Ady’s three and a half centuries-old book is a treasure trove for modern skeptics. A Candle in the Dark is a hardcore skeptics book even by modern standards—so much so, that Carl Sagan borrowed Ady’s title for his own 1996 classic, The Demon-Haunted World: Science as a Candle in the Dark.4 Here’s how I’ve previously described Ady’s book:

Ady was a Christian, and actually did believe that “witches” existed—but his definition took me by surprise. In Ady’s view, genuine witches were not supernatural, but humans who led other people into idolatry or away from a proper understanding of god—especially by performing bogus miracles. His witches were phony paranormal claimants, many of exactly the same types skeptics expose today. Ady described several classes of psychic scam, and even some of the techniques that made them possible. Some con artists pretended to receive prophetic messages or insight by some system of divination, “yet it was altogether a cozening imposture, or uncertain guessing, or conjecturing” (Ady mentions some who cast bones, and others who “observed the entrails of beasts, from whence they pretended they did know the will of the gods”). Like modern skeptical magicians, Ady poured scorn on those who performed the tricks of stage magic under the pretense that they were genuine miracles. These scammers, Ady wrote, accomplished their deceit through sleight of hand, through confederacy (“that is, when many or a few agents do agree together in bringing to pass cheating impostures”) and through the cunning “abuse of their knowledge of natural causes….” Ady described routines and props for a number of magician’s tricks in detail, and then—in a remarkable moment of skeptical history—argued that stage magicians have a useful role in debunking bogus miracle-mongers. The real trouble does not come from performers “who play their tricks in fairs and markets, nor gentlemen who sometimes in imitation of them, do in sport, play tricks of sleight of hand, or legerdemain, with confederates or without,” Ady argued; indeed, “it is most certain and true, that if it be rightly understood, that these do a great deal of good, that recreation tending rightly to the illumination of people of all sorts, to show them the vanity and ridiculousness of those delusions and lying wonders, by which men were so easily deluded….” Beyond this prescient suggestion of the shape of skepticism to come, Ady went on to expose moving statues (controlled by wires) weeping icons (fed by pipes) bogus spirit mediumship (disguised voices from concealed confederates) and so on.5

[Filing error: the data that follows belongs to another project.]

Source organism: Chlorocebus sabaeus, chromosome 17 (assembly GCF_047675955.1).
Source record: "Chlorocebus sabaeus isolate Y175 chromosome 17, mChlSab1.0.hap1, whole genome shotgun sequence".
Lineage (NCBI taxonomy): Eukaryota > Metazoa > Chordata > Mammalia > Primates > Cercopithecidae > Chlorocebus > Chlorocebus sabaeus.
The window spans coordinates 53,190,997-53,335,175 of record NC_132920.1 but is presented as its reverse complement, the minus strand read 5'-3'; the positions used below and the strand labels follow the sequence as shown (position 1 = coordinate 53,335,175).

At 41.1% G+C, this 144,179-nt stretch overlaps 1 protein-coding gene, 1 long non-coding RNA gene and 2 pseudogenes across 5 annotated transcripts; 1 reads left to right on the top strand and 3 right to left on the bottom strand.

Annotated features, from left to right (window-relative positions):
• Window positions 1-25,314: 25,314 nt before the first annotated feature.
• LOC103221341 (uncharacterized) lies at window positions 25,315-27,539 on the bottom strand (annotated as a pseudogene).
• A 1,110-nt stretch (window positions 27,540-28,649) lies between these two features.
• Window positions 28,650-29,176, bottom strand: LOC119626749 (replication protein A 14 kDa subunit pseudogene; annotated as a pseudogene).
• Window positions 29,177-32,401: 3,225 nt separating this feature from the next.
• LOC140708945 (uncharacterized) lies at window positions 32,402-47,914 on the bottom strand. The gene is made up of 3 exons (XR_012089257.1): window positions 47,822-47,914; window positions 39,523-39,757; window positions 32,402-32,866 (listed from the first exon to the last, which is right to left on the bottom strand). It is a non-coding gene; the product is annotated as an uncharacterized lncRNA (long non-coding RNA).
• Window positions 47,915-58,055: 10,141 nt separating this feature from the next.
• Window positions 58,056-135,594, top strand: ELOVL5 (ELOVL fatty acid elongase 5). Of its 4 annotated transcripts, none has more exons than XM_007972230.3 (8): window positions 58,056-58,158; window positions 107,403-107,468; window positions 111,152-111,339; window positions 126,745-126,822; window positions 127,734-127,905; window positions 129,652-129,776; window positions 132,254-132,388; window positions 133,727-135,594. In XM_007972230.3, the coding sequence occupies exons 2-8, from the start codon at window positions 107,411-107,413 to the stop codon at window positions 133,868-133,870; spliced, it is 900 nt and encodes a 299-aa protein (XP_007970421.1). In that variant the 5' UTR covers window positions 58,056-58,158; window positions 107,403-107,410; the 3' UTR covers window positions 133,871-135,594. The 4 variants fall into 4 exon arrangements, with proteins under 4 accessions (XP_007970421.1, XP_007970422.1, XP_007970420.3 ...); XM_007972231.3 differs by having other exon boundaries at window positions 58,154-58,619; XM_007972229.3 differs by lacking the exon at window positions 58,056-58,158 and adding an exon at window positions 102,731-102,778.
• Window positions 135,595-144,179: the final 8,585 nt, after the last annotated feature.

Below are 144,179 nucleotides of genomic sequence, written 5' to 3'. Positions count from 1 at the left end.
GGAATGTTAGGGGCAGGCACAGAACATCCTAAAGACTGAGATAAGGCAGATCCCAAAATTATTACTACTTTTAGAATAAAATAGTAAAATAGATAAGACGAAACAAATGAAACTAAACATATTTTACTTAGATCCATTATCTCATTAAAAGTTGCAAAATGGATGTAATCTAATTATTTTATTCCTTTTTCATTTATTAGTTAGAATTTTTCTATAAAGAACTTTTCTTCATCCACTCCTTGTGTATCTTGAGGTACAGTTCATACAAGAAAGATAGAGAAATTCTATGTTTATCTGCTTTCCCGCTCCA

References
  1. “[O]ne of the most devillish cruelties that hath been devised among men, and that is, to keep the poor accused party from sleep many nights and days, thereby to distemper their brains, and hurt their fancies, at length to extort confession from them, and then to bring their own confession as an evidence against them….” Thomas Ady. A Candle in the Dark: Shewing The Divine Cause of the Distractions of the whole Nation of England, and of the Christian World. (London: Printed for Robert Ibbitson, 1655.) p. 99
  2. Ibid. p. 99. 124–125
  3. See for example my 2013 historical exploration “Why Is There a Skeptical Movement?” (PDF), or my 2014 speech “A Rare and Beautiful Thing” (read the text or watch the video).